9 Grammatical Pitfalls


[fley-ver-ing] /ˈfleɪ vər ɪŋ/
something that gives flavor; a substance or preparation used to give a particular flavor to food or drink:
vanilla flavoring.
Origin of flavoring
1835-45; flavor + -ing1


[fley-ver] /ˈfleɪ vər/
taste, especially the distinctive taste of something as it is experienced in the mouth.
a substance or extract that provides a particular taste; flavoring.
the characteristic quality of a thing:
He captured the flavor of the experience in his book.
a particular quality noticeable in a thing:
language with a strong nautical flavor.
Physics. any of the six labels given to the distinct kinds of quark: up, down, strange, charm, bottom, and top.
Archaic. smell, odor, or aroma.
verb (used with object)
to give flavor to (something).
Also, especially British, flavour.
1300-50; Middle English < Middle French fla(o)ur < Late Latin *flātor stench, breath, alteration of Latin flātus a blowing, breathing, (see flatus), perhaps with -or of fētor fetor
Related forms
flavorless, adjective
deflavor, verb (used with object)
overflavor, verb
preflavor, noun, verb (used with object)
unflavored, adjective
well-flavored, adjective
1. See taste. 2. seasoning. 3. essence, spirit. Unabridged
Based on the Random House Dictionary, © Random House, Inc. 2015.
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Examples from the web for flavoring
  • The evaporated aromatics can then be captured and added back to liquor as flavoring.
  • She now thinks it more likely means cardamom, which was a common flavoring in food and drink.
  • It is essentially grain alcohol cut with water and an added flavoring agent.
  • Butter flavoring is mixed with oils and other ingredients and added to the bag during microwave popcorn production.
  • flavoring ingredients may be added after pasteurization or ultra-pasteurization.
  • The main flavoring ingredient will come as a delightful surprise and remind the recipients of summer.
  • Add sugar and flavoring and beat until of right consistency to spread.
  • When thoroughly mixed add whites of eggs beaten until stiff, and flavoring.
  • Not only are the plants a beautiful addition inside or outside the house, but they're unparalleled for flavoring foods.
  • It's usually used as a flavoring in desserts, and is justifiably popular as a variety of ice cream.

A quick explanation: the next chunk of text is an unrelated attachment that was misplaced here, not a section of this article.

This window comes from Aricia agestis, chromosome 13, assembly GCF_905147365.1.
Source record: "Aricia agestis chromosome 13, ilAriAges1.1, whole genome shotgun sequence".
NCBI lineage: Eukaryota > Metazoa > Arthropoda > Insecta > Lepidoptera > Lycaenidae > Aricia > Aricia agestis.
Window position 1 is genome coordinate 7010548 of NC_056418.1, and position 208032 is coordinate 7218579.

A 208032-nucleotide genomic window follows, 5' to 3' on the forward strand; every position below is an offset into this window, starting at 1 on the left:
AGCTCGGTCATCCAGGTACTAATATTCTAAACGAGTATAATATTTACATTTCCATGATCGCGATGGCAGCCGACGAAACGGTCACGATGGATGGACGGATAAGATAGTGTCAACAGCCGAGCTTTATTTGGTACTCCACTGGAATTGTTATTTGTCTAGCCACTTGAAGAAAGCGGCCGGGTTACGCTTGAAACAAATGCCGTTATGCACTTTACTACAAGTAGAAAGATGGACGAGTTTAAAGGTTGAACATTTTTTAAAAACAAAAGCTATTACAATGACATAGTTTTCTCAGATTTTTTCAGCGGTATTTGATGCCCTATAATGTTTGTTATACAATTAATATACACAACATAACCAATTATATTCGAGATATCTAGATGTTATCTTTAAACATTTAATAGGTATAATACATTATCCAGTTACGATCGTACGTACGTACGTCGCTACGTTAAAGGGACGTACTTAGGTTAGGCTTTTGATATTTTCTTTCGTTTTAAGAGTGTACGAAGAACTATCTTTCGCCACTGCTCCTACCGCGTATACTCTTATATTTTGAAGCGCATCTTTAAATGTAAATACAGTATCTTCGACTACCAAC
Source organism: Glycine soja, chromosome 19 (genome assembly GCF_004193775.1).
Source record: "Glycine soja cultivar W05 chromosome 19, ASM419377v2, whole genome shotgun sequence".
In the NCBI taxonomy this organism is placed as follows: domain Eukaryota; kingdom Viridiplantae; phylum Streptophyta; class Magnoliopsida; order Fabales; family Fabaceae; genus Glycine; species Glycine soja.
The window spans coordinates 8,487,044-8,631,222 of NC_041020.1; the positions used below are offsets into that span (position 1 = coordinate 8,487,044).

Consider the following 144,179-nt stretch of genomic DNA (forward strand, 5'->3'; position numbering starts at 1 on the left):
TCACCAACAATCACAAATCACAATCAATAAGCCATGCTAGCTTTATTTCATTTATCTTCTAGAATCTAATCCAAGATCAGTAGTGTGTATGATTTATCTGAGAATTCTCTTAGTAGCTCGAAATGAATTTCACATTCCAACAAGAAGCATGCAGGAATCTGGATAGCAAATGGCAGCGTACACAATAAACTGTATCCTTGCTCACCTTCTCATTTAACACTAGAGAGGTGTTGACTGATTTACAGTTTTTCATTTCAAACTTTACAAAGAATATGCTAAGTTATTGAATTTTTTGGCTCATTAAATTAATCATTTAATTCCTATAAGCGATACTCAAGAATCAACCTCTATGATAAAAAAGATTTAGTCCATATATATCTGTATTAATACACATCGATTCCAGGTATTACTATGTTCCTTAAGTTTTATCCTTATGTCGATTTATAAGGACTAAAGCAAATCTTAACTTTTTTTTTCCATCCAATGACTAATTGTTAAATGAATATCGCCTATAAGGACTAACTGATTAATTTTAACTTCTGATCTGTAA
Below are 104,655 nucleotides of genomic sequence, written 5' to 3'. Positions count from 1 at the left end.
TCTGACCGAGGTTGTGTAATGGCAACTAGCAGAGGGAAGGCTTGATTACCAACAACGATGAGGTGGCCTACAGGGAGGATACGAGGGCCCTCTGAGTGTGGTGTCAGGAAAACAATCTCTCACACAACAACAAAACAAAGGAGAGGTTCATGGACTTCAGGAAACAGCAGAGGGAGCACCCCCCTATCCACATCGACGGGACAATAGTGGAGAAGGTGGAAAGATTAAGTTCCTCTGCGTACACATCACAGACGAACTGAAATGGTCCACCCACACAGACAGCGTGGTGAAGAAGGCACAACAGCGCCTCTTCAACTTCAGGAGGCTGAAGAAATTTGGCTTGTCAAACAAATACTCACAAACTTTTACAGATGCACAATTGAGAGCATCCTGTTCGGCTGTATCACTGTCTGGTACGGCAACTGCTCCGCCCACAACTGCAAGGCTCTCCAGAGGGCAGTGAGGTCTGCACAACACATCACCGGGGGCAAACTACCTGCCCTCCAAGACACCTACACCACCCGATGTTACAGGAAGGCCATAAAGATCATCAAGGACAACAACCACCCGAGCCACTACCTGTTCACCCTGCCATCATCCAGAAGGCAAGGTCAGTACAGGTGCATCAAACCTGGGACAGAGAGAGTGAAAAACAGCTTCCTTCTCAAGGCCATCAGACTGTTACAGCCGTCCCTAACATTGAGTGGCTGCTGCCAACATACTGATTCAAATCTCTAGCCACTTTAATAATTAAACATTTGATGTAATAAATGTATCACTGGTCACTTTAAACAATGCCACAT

British Dictionary definitions for flavoring


a substance used to impart a particular flavour to food: rum flavouring
Collins English Dictionary - Complete & Unabridged 2012 Digital Edition
© William Collins Sons & Co. Ltd. 1979, 1986 © HarperCollins
Publishers 1998, 2000, 2003, 2005, 2006, 2007, 2009, 2012
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Word Origin and History for flavoring

1845, "thing that gives flavor," verbal noun from flavor (v.). Middle English flauryng meant "perfume."



c.1300, "a smell, odor" (usually a pleasing one), from Old French flaour "smell, odor," from Vulgar Latin flator "odor," literally "that which blows," from Latin flator "blower," from flare "to blow, puff," which is cognate with Old English blawan (see blow (v.1)).

The same Vulgar Latin source produced Old Italian fiatore "a bad odor." Sense of "taste, savor" is 1690s, perhaps 1670s; originally "the element in taste which depends on the sense of smell." The -v- is perhaps from influence of savor.


1730s, from flavor (n.). Related: Flavored; flavoring.

Online Etymology Dictionary, © 2010 Douglas Harper
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flavoring in Science
Any of six classifications of quark varieties, distinguished by mass and electric charge. The flavors have the names up, down, strange, charm, top, and bottom. Protons in atomic nuclei are composed of two up quarks and one down quark, while neutrons consist of one up quark and two down quarks. The flavor of a quark may be changed in interactions involving the weak force.
The American Heritage® Science Dictionary
Copyright © 2002. Published by Houghton Mifflin. All rights reserved.
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Slang definitions & phrases for flavoring



: That's a very flava lady


A sexually attractive woman (1960s+ Black)

The Dictionary of American Slang, Fourth Edition by Barbara Ann Kipfer, PhD. and Robert L. Chapman, Ph.D.
Copyright (C) 2007 by HarperCollins Publishers.
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